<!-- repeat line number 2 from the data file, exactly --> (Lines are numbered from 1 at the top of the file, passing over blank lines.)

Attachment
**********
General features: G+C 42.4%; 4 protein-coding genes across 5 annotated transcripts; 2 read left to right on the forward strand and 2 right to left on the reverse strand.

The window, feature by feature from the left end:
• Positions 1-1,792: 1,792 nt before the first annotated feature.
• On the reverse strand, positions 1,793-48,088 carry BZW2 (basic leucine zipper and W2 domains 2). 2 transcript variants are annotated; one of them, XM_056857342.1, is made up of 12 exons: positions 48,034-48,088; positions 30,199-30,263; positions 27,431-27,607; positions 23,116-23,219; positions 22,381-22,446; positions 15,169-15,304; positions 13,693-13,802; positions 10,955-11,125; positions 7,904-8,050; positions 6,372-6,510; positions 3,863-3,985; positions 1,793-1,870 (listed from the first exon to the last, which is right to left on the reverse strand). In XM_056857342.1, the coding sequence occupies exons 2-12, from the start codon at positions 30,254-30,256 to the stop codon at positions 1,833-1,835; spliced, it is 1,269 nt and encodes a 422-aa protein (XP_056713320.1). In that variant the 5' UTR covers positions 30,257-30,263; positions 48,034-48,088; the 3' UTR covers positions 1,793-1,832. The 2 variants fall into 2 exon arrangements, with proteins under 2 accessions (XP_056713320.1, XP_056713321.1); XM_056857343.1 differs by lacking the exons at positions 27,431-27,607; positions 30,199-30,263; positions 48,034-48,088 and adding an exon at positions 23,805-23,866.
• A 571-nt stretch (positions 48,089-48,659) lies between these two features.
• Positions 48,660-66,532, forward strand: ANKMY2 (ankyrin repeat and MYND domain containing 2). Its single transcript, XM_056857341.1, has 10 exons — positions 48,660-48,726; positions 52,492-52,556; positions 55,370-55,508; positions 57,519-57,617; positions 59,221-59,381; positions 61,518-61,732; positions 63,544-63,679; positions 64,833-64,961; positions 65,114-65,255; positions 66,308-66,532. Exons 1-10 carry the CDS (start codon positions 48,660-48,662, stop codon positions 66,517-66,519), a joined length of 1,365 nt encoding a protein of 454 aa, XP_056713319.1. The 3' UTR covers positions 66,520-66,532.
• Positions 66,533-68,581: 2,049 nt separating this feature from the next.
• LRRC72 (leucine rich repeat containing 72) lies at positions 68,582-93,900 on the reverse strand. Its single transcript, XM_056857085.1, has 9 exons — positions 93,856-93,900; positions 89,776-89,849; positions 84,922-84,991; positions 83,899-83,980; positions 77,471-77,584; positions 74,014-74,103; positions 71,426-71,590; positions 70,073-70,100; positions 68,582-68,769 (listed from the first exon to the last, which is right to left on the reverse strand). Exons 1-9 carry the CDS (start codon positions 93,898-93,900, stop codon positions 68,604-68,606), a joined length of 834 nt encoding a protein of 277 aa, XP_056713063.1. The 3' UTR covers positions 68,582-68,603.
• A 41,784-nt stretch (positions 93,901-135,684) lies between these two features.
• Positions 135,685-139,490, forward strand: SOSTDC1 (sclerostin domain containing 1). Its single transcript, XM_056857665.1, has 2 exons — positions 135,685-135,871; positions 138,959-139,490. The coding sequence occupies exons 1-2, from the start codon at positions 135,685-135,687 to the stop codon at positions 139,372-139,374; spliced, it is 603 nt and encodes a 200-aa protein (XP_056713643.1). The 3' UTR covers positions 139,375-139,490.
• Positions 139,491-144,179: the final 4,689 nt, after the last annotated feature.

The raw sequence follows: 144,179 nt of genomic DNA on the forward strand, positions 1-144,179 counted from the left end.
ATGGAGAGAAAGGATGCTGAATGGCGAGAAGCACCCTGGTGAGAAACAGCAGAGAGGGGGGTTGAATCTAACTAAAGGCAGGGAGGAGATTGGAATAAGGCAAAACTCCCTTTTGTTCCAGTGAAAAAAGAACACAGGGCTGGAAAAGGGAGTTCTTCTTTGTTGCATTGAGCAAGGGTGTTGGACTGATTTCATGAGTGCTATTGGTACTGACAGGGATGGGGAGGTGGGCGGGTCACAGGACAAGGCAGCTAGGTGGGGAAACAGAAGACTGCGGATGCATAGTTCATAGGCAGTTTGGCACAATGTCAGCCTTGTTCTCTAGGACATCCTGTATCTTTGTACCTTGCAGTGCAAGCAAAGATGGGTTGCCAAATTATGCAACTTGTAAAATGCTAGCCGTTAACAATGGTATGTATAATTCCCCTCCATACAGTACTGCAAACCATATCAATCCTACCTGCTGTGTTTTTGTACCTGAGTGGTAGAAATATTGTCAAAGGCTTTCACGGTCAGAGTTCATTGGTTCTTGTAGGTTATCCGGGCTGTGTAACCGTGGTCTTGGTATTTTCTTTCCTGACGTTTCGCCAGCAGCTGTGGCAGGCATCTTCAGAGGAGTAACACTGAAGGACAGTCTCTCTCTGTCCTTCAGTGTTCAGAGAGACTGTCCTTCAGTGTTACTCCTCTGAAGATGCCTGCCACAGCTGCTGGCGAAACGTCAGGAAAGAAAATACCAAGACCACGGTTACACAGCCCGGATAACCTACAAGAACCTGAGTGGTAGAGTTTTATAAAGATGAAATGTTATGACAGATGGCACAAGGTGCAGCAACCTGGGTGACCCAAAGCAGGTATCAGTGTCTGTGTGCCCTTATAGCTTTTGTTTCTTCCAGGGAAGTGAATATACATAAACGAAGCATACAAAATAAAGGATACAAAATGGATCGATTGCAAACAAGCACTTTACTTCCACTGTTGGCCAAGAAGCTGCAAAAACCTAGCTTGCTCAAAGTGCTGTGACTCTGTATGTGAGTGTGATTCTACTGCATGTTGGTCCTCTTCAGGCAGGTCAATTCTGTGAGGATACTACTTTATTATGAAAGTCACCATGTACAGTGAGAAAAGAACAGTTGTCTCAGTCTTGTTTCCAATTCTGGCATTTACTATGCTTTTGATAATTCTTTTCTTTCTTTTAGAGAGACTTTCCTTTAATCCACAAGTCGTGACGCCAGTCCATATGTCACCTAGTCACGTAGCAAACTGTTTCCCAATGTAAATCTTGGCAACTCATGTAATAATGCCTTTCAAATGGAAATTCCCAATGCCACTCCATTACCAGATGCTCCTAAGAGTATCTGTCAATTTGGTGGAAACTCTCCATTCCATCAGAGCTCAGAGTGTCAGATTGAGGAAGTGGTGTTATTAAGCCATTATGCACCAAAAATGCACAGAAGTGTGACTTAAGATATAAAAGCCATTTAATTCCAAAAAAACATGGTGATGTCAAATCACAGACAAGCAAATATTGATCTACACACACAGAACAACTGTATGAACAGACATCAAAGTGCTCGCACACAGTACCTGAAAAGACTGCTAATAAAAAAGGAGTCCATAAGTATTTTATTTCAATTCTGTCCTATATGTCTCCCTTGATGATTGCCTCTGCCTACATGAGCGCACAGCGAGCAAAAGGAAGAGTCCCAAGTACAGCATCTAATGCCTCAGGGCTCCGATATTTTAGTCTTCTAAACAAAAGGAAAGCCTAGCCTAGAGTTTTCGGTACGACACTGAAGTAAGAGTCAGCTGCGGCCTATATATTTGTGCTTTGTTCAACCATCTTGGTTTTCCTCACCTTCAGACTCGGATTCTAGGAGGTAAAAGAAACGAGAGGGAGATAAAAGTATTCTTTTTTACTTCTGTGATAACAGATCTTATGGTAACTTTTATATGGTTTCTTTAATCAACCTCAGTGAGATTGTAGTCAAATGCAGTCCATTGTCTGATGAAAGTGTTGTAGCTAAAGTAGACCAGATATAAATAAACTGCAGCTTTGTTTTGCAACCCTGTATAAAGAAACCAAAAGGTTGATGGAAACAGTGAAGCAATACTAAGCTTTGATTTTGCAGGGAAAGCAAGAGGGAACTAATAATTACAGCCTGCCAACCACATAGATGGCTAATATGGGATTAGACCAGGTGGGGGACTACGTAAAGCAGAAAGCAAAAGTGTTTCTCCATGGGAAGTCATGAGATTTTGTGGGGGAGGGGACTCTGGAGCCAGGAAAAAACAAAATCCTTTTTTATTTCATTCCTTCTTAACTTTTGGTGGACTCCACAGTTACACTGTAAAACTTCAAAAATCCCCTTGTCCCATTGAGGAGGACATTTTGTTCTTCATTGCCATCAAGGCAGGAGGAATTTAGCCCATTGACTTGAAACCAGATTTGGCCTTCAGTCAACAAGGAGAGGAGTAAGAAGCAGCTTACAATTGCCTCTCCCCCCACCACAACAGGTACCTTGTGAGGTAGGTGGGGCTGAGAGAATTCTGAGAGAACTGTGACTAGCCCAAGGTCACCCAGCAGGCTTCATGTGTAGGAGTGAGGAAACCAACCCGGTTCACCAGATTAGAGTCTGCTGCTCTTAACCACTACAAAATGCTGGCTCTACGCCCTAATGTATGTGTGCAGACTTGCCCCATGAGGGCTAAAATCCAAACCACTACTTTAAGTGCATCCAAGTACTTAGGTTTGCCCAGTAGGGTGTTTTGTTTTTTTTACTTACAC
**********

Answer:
The window, feature by feature from the left end: